Throughout their lives, women’s risk for various mental health problems fluctuates along with reproductive changes, however, research on rare psychological science once the intersection of investigating reproductive health and mental health.
A special series in Clinical Psychological Science a journal of the Association for Psychological Science, deals with these issues intersect directly, presenting a collection of research articles taking a multilevel integrative view of women ‘s mental health in the context of reproductive development.
The special series is editor invited by psychology researchers Jane Mendle (Cornell University), Tory Eisenlohr-Moul (University of North Carolina at Chapel Hill), and Jeff Kiesner (Università di Padova ).
“In women, epidemiological linkages between reproductive change and risk for psychopathology are clear,” Mendle, Eisenlohr-Moul, and Kiesner write in their introduction to the series . “The psychological symptoms keep changing in relation to reproductive events, such as the menstrual cycle, childbirth, menopause- through the lives of women. This occurs not only in the United States and other western industrialized nations, but every inhabited continent. ”
Depression provides clear evidence of these strong bonds. The accumulated research shows that girls are at much higher risk of depression in puberty than boys -. relatively higher risk that then continues into adulthood, increasing during the transition to menopause and falling again after menopause
Despite this, some psychological scientists include reproductive change as an integral component of their theoretical models. This lack of integration, partly because of social taboos regarding female reproduction and scientific uncertainty in the interpretation of gender differences biologically based, has important implications for clinical science, and for women in general.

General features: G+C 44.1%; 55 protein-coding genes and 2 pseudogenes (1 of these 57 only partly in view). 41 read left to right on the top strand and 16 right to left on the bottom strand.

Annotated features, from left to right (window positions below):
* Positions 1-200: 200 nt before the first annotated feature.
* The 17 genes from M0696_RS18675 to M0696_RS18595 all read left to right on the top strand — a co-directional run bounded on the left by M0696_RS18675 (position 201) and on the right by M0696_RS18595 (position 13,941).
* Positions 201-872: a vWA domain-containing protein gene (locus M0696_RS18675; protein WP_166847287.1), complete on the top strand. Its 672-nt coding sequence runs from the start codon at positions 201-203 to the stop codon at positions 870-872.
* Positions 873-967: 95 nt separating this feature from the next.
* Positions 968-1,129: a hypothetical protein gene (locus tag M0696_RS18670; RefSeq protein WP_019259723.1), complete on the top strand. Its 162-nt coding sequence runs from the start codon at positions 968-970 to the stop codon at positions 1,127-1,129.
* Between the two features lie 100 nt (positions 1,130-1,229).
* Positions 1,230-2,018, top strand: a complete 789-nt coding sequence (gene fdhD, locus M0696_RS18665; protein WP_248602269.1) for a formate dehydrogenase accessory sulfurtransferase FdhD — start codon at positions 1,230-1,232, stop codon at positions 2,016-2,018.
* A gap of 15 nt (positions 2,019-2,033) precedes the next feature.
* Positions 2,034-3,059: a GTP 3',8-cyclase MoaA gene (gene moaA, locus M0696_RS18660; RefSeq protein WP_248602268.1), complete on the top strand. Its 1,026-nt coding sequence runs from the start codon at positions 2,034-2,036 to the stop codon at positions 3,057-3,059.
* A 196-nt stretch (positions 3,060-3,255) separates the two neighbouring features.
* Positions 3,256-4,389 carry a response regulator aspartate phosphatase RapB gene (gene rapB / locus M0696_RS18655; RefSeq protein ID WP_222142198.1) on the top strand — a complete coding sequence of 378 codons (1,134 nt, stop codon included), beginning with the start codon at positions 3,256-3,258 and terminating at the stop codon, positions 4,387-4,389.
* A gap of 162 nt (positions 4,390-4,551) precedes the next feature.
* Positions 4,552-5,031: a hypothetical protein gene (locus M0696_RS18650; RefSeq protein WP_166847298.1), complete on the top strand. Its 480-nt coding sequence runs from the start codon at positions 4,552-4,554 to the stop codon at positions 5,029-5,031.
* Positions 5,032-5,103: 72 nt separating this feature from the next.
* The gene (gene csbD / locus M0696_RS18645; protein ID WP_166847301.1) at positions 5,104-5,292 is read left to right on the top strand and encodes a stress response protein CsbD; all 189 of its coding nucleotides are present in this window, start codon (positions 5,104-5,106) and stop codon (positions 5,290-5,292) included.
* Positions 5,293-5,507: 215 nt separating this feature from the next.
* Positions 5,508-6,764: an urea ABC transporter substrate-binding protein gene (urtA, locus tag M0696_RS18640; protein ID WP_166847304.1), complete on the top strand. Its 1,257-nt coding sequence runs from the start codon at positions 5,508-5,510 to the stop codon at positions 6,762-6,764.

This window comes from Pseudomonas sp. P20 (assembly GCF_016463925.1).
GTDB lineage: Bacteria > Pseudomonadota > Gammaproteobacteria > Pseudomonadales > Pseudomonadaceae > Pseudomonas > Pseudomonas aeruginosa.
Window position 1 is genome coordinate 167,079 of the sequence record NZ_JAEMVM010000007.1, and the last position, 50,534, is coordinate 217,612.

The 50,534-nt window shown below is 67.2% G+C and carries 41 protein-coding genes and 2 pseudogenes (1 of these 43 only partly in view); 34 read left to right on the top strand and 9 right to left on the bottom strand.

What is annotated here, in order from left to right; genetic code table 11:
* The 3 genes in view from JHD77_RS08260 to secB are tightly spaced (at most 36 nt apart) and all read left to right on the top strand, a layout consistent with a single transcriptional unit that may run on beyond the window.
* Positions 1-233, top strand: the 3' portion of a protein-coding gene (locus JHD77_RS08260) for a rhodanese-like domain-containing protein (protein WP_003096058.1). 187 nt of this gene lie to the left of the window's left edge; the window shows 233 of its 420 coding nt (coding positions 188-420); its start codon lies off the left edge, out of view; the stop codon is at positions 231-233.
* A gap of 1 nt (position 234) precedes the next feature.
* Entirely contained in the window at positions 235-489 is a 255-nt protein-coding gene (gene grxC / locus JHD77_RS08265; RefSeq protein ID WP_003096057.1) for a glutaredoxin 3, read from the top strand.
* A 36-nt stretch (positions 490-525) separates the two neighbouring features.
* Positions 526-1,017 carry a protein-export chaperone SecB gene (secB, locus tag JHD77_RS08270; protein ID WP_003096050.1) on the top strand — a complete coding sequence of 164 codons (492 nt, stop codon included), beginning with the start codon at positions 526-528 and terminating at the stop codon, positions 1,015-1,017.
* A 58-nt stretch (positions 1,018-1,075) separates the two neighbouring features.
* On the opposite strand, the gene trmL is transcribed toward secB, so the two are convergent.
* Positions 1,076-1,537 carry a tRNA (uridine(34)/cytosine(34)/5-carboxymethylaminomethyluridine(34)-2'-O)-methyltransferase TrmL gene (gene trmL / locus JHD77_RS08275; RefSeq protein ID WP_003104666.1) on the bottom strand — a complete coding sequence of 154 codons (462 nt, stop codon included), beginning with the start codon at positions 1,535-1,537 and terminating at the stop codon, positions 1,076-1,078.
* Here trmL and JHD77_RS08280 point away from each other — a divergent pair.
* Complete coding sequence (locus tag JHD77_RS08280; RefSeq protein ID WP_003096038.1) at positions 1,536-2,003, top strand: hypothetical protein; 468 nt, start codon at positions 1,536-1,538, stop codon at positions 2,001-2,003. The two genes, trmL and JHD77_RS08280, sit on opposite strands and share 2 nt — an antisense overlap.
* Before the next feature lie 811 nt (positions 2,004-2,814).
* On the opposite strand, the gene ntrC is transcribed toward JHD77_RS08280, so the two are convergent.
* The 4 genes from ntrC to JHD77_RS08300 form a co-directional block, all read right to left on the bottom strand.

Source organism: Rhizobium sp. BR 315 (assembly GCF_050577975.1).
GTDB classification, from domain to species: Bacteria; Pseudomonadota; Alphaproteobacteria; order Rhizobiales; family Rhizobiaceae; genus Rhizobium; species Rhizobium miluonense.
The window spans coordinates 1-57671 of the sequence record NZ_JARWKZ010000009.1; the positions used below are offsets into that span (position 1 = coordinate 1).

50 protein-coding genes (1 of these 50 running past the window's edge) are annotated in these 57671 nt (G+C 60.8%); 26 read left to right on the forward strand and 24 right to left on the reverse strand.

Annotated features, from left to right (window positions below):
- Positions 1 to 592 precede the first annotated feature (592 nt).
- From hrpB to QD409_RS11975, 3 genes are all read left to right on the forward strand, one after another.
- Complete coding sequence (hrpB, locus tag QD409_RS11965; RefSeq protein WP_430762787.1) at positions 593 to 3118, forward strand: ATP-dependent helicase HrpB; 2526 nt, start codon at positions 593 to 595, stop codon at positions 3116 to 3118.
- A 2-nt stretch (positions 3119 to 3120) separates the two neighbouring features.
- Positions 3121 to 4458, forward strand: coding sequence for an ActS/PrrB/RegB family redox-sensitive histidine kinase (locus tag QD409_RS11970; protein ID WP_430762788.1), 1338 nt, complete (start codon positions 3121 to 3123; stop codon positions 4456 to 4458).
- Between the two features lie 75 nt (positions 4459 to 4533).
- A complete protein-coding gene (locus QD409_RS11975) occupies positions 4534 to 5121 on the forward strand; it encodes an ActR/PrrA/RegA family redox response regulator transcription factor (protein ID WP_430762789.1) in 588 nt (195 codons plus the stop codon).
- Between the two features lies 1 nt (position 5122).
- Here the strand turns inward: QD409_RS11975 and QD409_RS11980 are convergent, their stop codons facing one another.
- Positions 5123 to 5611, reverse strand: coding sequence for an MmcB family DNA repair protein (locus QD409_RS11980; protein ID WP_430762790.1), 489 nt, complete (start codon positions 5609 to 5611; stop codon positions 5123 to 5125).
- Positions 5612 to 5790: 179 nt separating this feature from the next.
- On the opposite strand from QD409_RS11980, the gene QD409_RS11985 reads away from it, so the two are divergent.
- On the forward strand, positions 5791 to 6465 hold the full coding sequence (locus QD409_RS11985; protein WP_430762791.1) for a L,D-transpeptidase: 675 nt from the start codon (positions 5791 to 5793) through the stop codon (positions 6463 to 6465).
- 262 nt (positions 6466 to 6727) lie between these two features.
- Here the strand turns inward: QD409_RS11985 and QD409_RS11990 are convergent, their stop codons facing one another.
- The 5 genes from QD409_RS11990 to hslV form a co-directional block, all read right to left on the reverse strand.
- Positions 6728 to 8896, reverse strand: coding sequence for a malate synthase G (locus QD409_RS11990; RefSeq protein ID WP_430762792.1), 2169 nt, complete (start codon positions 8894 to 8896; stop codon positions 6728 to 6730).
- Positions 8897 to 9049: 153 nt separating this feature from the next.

“By neglecting one of the most basic aspects of life of women, our field has left unanswered fundamental questions”, the co-editors argue.
Indeed, researchers and doctors still do not have a clear understanding of what women are at greater risk of experiencing difficulties in relation to the reproductive change, or what tools are more likely to prevent or ameliorate their difficulties.
With the aim of promoting “a new generation of dialogue and education of women and mental health,” Mendle, Eisenlohr-Moul, and Kiesner have assembled a collection of research articles that readers presents interactions complex between reproductive health and mental health throughout life of women:
- Exploration of sex differences in depression and anxiety at puberty, Alloy and colleagues found evidence that girls who mature early are more likely to ruminate during the transition to puberty , which may explain their increased vulnerability to depression.
- Kiesner and colleagues examine how the symptoms of physical women, affective symptoms, and changing cognitive style through menstrual cycle finding patterns change vary considerably between individuals.
- Taking an innovative design for the traditional twin study approach, Klump and co-authors investigate how individual differences in estrogen and progesterone moderate the effects of genetic and environmental factors on emotional eating.
- presentation of longitudinal data collected during multiple pregnancies, Dunkel Schetter and colleagues identify four types of stressors of life that may predispose women to recurrence postpartum depression.
- Gordon, Girdler and coauthors provide a reinvestigation of the rise in perimenopausal depression, finding links between fluctuating estradiol, deregulation of adrenal hypothalamic-pituitary-axis, and the negative mood of women.
Mendle, Eisenlohr-Moul, and Kiesner note that address and answer fundamental questions about the relationship between reproductive changes and mental health will require new theoretical frameworks that adapt to the complex, multilevel interactions between biology, personal experience, and environmental factors as manifested within individuals throughout life.
“Generation and evaluation of these models is a daunting task. However, the alternative is to consider simplistic models that ignore the effects of cross-level and interactions and is likely a shallow vision is provided and research efforts end. We believe that the field is ready for this challenge, “they conclude.
“Explore how the reproductive health of women and mental health cross ” is replublished article from medicalxpress.com here: http://medicalxpress.com/news/2016-09-exploring-women-reproductive-health-mental.html